The Intrauterine Device (IUD)
IUDs are small, "T-shaped" contraceptive devices made of flexible plastic. IUDs are available by prescription only. A woman and her clinician decide which is the right type for her, and the clinician inserts it in her uterus to prevent pregnancy. Two types are now available in the U.S.:
- ParaGard (Copper T 380A) — nonhormonal, contains copper and can be left in place for 12 years
- Mirena — continuously releases a small amount of the hormone progestin, and is effective for five years
How IUDs Work
Both kinds of IUDs work by preventing sperm from joining with an
egg by affecting the way they move. The hormone in Mirena
increaseseffectiveness. It thickens cervical mucus, which
provides a barrier that prevents sperm from entering the uterus. It also prevents some women's ovaries from releasing eggs (ovulation).
IUDs also alter the lining of the uterus. In theory, this may prevent pregnancy by preventing the implantation of a fertilized egg — but this has not been scientifically proven.
IUDs have a string attached that hangs down through the cervix into the vagina. A woman can make sure the IUD is in place by feeling for the string in her vagina. A clinician uses the string to remove the IUD.
The IUD is one of the most effective reversible methods of birth control. Of 100 women who use ParaGard or Mirena, one or fewer will become pregnant during the first year of typical* use. Fewer than one will become pregnant with perfect** use. Fewer pregnancies occur with continued use.
It is very important to remember that the IUD does not protect against sexually transmitted infections. Use a latex condom with the IUD to reduce the risk of infection.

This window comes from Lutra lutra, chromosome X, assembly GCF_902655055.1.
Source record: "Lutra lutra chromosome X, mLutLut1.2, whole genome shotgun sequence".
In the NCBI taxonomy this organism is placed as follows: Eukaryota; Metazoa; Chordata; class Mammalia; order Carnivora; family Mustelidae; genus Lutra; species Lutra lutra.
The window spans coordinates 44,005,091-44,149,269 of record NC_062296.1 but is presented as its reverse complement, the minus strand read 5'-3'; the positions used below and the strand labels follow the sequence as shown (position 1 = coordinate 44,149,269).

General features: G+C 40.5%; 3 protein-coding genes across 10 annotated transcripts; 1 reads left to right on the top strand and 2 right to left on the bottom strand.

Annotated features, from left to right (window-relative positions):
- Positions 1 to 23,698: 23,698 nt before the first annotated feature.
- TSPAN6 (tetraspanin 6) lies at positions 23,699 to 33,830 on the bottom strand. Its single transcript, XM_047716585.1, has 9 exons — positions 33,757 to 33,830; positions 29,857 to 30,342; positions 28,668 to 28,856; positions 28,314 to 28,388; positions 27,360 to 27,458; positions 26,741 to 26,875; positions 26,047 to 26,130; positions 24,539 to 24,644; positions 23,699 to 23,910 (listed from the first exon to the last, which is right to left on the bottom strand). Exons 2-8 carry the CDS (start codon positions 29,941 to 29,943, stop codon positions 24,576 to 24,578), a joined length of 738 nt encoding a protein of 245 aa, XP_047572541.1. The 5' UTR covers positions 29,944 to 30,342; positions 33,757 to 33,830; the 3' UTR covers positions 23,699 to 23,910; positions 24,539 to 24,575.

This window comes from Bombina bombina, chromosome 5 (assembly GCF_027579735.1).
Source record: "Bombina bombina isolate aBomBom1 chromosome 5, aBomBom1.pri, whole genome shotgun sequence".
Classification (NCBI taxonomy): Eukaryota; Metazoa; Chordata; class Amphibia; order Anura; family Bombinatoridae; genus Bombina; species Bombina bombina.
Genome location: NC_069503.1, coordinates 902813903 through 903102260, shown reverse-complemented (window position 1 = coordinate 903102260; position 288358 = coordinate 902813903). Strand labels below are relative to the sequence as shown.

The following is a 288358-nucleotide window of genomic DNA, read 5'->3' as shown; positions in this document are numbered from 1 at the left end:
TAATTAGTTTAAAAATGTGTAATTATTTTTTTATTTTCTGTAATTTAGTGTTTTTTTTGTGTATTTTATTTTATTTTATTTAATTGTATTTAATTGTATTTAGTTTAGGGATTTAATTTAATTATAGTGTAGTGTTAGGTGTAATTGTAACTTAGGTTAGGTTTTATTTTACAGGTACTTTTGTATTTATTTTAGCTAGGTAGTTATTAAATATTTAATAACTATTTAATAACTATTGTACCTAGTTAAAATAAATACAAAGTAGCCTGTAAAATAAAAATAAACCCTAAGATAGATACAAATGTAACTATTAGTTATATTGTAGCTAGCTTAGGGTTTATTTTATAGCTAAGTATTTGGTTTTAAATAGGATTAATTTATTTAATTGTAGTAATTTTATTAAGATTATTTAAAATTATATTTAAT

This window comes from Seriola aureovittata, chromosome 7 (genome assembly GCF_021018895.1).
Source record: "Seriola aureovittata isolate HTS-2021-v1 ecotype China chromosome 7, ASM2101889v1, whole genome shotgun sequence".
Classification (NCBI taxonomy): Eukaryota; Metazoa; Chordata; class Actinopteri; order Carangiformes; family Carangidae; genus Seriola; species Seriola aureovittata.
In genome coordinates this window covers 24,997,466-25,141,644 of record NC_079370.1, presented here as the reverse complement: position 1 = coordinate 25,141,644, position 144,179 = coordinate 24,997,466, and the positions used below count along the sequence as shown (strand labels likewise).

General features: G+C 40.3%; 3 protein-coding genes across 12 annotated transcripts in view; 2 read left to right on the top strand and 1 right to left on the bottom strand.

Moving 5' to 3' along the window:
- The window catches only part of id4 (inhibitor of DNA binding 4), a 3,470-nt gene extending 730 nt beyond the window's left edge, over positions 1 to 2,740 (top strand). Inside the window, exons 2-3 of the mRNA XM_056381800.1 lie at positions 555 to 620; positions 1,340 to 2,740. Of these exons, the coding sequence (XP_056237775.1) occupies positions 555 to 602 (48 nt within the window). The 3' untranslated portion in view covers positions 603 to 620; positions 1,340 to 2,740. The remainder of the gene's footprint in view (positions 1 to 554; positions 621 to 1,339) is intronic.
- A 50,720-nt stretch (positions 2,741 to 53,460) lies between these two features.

*Typical use refers to failure rates for women whose use is not consistent or always correct.
**Perfect use refers to failure rates for those whose use is consistent and always correct.
IUDs are the most popular form of reversible birth control in the world. More than 85 million women use them.
IUDs may improve a woman's sex life. There is nothing to put in place before intercourse to protect against pregnancy. Some women say they feel free to be more spontaneous because they do not have to worry about becoming pregnant.
ParaGard does not change a woman's hormone levels.
Mirena may reduce menstrual cramps and flow. Average flow is reduced by 90 percent. Flow stops altogether for about 20 percent of women within one year. Reduced flow may reduce iron deficiency anemia.
The ability to become pregnant returns quickly when IUD use is stopped.
The IUD is one of the most private methods of birth control. No one can tell you’re using it. There is no packaging or other evidence of use that might embarrass some users.
The IUD as Emergency Contraception
The ParaGard IUD can reduce the risk of pregnancy by 99.9 percent if inserted within five days after unprotected vaginal intercourse.
Possible Side Effects
Possible side effects that usually clear up after the first several weeks to months include:
- changes to menstrual flow
- Spotting between periods is common with IUD use.
- ParaGard may cause a 50 to 75 percent increase in menstrual flow. In some cases this may lead to anemia.
- menstrual cramps or backaches
Serious problems with the IUD are rare. Report problems to your clinician right away to avoid further complications.
Expulsion — Occasionally, the IUD will partially or completely slip out of the uterus. It is more likely among younger women and women who have never had a baby. If it happens, a woman can become pregnant. If partially expelled, the IUD must be removed.
Perforation — Very rarely, the IUD is pushed through the wall of the uterus during insertion. Although it sounds painful, it usually isn't. Perforation is usually discovered and corrected right away. If not, the IUD can move into other parts of the pelvic area, and could damage internal organs. Sometimes surgery is needed to remove the IUD.